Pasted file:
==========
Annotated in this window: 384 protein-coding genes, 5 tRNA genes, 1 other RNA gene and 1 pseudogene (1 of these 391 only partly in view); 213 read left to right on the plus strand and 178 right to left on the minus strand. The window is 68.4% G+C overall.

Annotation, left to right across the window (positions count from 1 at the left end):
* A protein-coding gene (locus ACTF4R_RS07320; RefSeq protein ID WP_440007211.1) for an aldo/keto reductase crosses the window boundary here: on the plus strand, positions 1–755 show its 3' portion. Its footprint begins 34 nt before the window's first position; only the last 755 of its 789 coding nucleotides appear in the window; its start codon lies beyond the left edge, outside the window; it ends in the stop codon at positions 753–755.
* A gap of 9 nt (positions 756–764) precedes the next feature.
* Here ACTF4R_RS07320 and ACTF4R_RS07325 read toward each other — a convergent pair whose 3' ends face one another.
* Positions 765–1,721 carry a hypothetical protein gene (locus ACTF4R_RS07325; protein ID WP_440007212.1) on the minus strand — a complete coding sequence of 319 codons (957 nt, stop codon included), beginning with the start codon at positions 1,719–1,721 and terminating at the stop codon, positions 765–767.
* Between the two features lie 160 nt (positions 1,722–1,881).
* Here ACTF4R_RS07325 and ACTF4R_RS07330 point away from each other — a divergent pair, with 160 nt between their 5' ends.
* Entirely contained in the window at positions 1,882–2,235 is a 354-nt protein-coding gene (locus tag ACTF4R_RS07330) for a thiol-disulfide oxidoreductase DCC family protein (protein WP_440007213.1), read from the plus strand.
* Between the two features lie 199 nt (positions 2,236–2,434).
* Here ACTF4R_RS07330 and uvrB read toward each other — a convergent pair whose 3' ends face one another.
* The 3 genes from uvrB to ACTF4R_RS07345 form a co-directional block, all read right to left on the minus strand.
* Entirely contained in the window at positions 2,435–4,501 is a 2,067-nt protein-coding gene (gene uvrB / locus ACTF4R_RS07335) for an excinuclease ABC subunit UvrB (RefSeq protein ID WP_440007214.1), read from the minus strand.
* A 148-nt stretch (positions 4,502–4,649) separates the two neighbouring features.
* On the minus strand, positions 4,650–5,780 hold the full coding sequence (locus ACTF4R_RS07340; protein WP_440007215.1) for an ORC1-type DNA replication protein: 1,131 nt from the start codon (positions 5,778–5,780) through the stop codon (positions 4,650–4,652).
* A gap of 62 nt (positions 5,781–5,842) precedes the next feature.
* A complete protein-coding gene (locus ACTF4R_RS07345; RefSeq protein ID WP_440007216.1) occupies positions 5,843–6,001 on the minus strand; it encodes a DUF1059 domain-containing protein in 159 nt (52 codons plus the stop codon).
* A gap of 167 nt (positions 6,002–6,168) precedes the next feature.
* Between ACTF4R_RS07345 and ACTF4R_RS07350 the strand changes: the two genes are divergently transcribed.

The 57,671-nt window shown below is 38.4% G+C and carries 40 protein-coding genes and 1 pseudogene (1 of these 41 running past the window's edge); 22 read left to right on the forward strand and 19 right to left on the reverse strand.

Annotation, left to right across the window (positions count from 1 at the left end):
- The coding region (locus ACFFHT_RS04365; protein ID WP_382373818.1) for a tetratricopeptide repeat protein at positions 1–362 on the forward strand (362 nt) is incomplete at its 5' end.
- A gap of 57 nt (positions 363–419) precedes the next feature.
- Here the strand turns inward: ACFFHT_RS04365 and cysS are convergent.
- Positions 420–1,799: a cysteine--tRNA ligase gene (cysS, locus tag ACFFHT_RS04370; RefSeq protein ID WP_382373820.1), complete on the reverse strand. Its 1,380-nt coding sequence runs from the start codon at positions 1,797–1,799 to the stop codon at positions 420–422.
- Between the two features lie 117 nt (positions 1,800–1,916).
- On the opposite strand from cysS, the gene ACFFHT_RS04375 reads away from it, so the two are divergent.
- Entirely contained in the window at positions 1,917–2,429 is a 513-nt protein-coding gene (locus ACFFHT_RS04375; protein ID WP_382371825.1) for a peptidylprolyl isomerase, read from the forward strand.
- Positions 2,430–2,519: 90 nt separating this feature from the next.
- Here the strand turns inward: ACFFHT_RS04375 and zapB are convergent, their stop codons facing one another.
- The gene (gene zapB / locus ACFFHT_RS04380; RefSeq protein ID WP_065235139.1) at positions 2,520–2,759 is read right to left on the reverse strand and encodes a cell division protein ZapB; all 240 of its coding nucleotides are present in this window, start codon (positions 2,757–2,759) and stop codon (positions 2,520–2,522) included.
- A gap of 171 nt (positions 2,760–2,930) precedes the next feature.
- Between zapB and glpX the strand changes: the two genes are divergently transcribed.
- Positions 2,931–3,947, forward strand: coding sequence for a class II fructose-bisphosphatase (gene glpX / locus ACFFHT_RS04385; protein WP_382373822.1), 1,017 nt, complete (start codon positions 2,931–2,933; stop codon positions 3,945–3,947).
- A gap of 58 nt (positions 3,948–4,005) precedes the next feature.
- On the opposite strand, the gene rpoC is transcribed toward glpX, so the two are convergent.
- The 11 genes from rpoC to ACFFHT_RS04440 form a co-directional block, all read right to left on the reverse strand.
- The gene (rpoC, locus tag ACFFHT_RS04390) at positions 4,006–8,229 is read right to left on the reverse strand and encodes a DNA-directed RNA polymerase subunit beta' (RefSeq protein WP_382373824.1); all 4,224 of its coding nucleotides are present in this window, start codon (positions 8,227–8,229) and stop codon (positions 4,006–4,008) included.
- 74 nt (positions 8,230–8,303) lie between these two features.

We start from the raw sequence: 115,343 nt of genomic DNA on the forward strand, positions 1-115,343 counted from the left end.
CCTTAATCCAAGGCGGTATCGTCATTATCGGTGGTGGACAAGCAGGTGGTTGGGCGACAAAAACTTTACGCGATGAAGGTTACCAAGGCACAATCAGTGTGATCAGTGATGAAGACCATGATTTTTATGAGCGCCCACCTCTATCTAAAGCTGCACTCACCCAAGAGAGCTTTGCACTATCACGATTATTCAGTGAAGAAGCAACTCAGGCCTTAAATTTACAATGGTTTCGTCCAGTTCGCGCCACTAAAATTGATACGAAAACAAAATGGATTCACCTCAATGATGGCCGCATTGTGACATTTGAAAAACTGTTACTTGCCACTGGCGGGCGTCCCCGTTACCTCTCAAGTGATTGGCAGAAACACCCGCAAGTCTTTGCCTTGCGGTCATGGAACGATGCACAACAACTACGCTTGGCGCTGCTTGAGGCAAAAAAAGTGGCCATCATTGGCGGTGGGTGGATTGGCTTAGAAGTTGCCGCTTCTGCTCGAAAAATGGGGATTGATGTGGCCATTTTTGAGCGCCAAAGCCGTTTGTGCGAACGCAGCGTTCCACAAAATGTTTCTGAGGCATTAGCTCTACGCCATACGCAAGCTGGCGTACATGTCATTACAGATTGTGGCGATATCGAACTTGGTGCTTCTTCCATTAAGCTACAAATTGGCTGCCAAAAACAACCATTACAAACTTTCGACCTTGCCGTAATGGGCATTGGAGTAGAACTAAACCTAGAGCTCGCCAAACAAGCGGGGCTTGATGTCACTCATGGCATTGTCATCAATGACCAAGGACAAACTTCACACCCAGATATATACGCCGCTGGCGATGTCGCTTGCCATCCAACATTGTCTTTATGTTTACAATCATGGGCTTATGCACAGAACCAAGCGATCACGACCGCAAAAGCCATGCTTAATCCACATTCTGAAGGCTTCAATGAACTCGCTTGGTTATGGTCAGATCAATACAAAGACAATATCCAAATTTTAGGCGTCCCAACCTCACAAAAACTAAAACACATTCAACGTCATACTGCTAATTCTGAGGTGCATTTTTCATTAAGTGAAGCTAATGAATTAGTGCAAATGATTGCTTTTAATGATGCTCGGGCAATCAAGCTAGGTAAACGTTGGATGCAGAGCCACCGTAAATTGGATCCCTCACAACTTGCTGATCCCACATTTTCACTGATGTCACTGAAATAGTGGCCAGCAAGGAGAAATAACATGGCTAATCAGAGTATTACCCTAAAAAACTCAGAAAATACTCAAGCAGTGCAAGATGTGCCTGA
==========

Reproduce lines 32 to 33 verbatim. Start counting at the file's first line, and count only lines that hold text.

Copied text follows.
- A gap of 171 nt (positions 2,760–2,930) precedes the next feature.
- Between zapB and glpX the strand changes: the two genes are divergently transcribed.